I do hope that she married for love, and not just because Thore needed help with the children. But it seems to have been a good fit. Helping care for her sister Inger's seven children seems to have prepared her well for motherhood, for her step-children speak lovingly about her in her beautiful obituary (below).

The family built a farm in 1900, which has since been torn down.


Thore died in 1917.


At the age of 77, Inga (line 94, below) is listed in the 1925 Iowa Sate Census as the head of household, and living in Sioux Rapids on First Street with her brother Barney, age 71, and her step-daughter May, age 37. 



In the 1930 United States Census, she is 82 (line 25, below) and still living with May, now 42. 




She passed away the following year on August 28, 1931.



Inga Orsland Colby
Obituary
[Note: I found this posted on ancestry.com. However, no information on the newspaper or date of publication was included.]





Transcription:

Mrs. Inga Colby nee Orsland was born at Skjold, Norway on March 8, 1848. As an infant she was grafted into Christ in holy baptism and later she was instructed and confirmed. Her childhood and youth were spent in her native land.

In the fall of 1888 she emigrated to the United States. Here she was received by her brother, Mr. Barney Orsland, who then resided near Linn Grove. In the fall of 1894 she was united in marriage to Mr. Thore Colby. It became her duty to mother five children, the youngest of which was three years of age. She proved herself worth of the name Mother: the children all cherished her memory as their real mother.

In the year 1914 she moved to Soo (sic) Rapids, where a new home had been built. Here she resided until her departure from this life. Her husband departed this life on July 31, 1917.

The departed had not been in the best of health for many years. During the past five years, she has been practically an invalid. Her daughter Mae, made her home with the departed during the last years of her life. She very ably and lovingly ministered to her mother’s wants. On August 28th at 1:15 p.m., she passed away peacefully at the age of 83 years, 5 months and 20 days.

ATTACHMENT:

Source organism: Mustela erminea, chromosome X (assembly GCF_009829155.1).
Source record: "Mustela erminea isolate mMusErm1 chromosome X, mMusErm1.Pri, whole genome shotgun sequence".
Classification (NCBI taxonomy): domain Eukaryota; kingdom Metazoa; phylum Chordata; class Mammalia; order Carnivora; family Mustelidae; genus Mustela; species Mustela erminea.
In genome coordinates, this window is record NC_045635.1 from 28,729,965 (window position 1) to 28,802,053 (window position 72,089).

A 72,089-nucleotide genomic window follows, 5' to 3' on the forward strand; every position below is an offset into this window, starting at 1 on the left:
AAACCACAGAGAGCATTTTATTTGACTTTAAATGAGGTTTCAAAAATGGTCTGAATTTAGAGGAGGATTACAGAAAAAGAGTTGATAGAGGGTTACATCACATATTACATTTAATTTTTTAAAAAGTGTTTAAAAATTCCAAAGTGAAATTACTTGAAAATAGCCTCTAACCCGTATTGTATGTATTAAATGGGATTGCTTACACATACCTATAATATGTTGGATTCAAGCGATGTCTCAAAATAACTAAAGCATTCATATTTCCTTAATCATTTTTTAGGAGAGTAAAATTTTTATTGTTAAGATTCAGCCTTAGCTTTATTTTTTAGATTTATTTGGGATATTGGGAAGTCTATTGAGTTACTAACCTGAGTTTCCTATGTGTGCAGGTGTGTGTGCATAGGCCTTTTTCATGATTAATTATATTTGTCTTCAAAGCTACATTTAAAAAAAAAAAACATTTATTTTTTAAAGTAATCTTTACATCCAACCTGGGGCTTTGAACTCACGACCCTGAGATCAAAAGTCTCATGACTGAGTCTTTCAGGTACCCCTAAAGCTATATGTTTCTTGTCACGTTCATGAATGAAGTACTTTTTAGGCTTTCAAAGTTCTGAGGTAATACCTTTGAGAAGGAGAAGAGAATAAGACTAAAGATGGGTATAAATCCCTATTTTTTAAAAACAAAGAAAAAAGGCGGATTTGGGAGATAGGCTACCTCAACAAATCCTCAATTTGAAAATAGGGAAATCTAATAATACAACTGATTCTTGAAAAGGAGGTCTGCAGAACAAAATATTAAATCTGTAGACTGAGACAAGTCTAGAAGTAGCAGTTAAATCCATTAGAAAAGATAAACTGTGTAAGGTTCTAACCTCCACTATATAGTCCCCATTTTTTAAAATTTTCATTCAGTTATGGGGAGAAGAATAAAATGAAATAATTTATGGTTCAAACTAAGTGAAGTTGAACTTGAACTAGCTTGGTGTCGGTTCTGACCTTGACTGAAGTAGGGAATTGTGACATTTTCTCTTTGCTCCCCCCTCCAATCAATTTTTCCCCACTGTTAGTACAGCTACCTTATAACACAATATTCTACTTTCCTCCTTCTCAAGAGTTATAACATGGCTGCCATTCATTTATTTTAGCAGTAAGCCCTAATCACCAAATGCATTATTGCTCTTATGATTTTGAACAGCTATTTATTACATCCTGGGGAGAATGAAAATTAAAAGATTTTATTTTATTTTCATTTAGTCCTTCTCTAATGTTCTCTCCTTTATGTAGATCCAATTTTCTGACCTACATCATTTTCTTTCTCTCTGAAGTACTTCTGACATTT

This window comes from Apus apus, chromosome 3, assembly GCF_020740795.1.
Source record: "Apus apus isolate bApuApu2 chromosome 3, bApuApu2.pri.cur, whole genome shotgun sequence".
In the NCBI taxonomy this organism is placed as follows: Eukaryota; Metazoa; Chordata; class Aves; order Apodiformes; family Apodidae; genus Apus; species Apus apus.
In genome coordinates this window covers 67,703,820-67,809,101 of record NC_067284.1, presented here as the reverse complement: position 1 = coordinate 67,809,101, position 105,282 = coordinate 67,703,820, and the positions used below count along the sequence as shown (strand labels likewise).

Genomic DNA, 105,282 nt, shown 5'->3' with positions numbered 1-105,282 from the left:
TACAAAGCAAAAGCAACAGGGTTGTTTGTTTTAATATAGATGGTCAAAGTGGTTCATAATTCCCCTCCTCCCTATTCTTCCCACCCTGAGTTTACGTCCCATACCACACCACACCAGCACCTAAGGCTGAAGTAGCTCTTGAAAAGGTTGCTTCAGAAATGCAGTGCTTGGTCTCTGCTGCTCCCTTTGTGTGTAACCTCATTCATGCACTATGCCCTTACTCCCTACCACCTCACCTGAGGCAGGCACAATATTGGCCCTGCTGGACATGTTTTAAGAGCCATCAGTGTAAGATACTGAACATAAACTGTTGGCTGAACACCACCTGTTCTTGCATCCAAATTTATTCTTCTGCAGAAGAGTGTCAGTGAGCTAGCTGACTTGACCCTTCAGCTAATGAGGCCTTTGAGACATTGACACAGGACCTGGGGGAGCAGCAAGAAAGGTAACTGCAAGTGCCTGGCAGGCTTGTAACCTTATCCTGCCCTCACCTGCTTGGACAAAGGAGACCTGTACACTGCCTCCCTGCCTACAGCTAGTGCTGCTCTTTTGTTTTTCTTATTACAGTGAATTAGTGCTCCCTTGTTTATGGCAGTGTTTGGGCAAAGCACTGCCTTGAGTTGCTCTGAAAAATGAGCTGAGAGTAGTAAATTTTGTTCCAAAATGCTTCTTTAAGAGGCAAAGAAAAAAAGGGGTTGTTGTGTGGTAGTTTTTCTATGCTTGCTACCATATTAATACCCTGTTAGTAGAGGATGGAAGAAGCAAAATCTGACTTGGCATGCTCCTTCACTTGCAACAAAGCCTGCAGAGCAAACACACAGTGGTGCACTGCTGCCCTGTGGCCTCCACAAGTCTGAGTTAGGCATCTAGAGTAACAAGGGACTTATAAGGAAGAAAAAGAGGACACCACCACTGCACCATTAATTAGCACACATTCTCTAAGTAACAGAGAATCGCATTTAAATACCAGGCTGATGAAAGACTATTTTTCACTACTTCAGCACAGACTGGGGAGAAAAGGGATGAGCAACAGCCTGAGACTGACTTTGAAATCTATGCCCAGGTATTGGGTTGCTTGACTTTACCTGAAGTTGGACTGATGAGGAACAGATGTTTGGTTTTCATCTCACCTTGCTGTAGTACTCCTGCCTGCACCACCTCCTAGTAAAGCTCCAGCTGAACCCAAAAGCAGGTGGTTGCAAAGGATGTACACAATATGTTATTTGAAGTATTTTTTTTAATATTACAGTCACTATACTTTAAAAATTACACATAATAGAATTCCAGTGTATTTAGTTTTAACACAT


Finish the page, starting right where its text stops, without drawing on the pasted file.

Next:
The following are left to mourn her departure: Mr. Carl Colby, Linn Grove; Mrs. Alfred Olson and Miss Mae Colby of Sioux Rapids; Mrs. H. A. Wellmerling of Rembrandt and Mrs. H. Carlson of Lansing, Iowa. The deceased came from a large family of children, most of who have gone before. One brother, Erik Orsland and one sister, Mrs. Aasa Borgenvick reside in Norway. There also remains a number of nieces and nephews who cherish her memory.

The departed loves the church of God. She was always in attendance at church services even after she needed assistance to do so. Her place at the communion table was never empty. She spoke little to anyone of her relations to God, but when she spoke she revealed a humble spirit, that felt unworthy of Christ and his Grace. She appreciated the excellent care she received during her helplessness. She said at times, “I am receiving the best of care.” Those who have called her mother, today join in thanking the Lord for the blessings bestowed upon them thru the departed and they also united in blessing her memory as one who has filled a mother’s place in their lives.

Funeral services were held Monday afternoon from the Lutheran church, Rev. K. G. Hatlen having charge of the services. Interment was made in the Lone Tree Cemetery.




Thanks, Aunt Inga, for helping to get my grandpa safely to his new life in America!